Safety Tip of the Week – Ground Fault Circuit Interrupters (GFCI)

What is the most common electrical shock hazard? Answer: Ground Faults

Ground Faults

Ground faults can cause severe electrical shock or electrocution.

During normal conditions, electricity runs in a closed circuit.

Electricity flows out on the “hot” wire and returns on the “neutral” wire, completing the circuit.

Ground faults occur when electrical current does not complete its circuit and flows to the ground. Ground faults can cause fires and are dangerous when they flow through a person to the ground.

Ground fault shock happens when a person comes into contact with the “hot” side of an electrical circuit (example, with wet hands or while standing in water or on a wet floor).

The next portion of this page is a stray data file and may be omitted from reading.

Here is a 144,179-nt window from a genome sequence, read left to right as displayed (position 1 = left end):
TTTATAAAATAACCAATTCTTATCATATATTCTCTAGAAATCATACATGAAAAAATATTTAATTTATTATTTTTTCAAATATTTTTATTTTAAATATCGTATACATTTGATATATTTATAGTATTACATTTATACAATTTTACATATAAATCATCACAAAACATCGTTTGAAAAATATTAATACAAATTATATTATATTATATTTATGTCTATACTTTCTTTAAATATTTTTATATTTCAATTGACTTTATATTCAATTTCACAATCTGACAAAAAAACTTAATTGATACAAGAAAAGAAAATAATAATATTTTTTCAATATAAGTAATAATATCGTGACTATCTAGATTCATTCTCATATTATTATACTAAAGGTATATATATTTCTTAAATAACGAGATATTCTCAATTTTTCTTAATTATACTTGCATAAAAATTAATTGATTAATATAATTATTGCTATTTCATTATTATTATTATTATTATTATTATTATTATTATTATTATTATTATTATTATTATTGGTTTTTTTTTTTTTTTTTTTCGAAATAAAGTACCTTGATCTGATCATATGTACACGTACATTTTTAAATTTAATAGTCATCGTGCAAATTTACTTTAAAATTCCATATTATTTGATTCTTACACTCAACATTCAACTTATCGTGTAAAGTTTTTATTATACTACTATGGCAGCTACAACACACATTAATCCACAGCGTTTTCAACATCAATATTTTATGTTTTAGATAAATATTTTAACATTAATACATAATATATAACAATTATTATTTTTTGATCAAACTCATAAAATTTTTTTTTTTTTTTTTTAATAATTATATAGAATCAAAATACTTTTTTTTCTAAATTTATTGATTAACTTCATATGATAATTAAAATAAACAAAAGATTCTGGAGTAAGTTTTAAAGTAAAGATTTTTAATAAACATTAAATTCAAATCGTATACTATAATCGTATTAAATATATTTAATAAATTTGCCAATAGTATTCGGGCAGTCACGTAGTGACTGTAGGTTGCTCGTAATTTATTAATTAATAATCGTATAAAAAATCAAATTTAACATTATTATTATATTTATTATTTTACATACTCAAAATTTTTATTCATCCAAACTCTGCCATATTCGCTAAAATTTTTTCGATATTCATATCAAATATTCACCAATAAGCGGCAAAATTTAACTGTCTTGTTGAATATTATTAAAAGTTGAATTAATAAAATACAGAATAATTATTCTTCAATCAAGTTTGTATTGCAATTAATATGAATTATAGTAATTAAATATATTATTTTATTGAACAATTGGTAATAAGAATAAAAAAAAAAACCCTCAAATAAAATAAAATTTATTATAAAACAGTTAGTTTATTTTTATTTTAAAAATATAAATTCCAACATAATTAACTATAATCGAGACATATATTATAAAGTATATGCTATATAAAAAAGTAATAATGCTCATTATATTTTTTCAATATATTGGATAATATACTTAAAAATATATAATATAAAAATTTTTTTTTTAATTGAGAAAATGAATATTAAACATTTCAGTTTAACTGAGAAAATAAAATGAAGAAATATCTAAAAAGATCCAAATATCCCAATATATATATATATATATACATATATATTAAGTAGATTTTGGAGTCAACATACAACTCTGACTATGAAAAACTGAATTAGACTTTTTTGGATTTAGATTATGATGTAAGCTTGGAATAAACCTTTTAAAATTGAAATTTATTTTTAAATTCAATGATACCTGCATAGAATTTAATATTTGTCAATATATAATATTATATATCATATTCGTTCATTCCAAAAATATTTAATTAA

• Install GFCI protection on all temporary wiring.
  • Do not let anyone tamper with or by-pass the GFCI unit.
  • Minimize nuisance tripping, keep cords out of water and use watertight or seal connectors where possible.
  • Place GFCIs as close to the power source as possible.
  • Test GFCI before use.
Download flyer: STOTW_1123_GFCI

Download Spanish flyer: STOTW_1123_GFCI_esp

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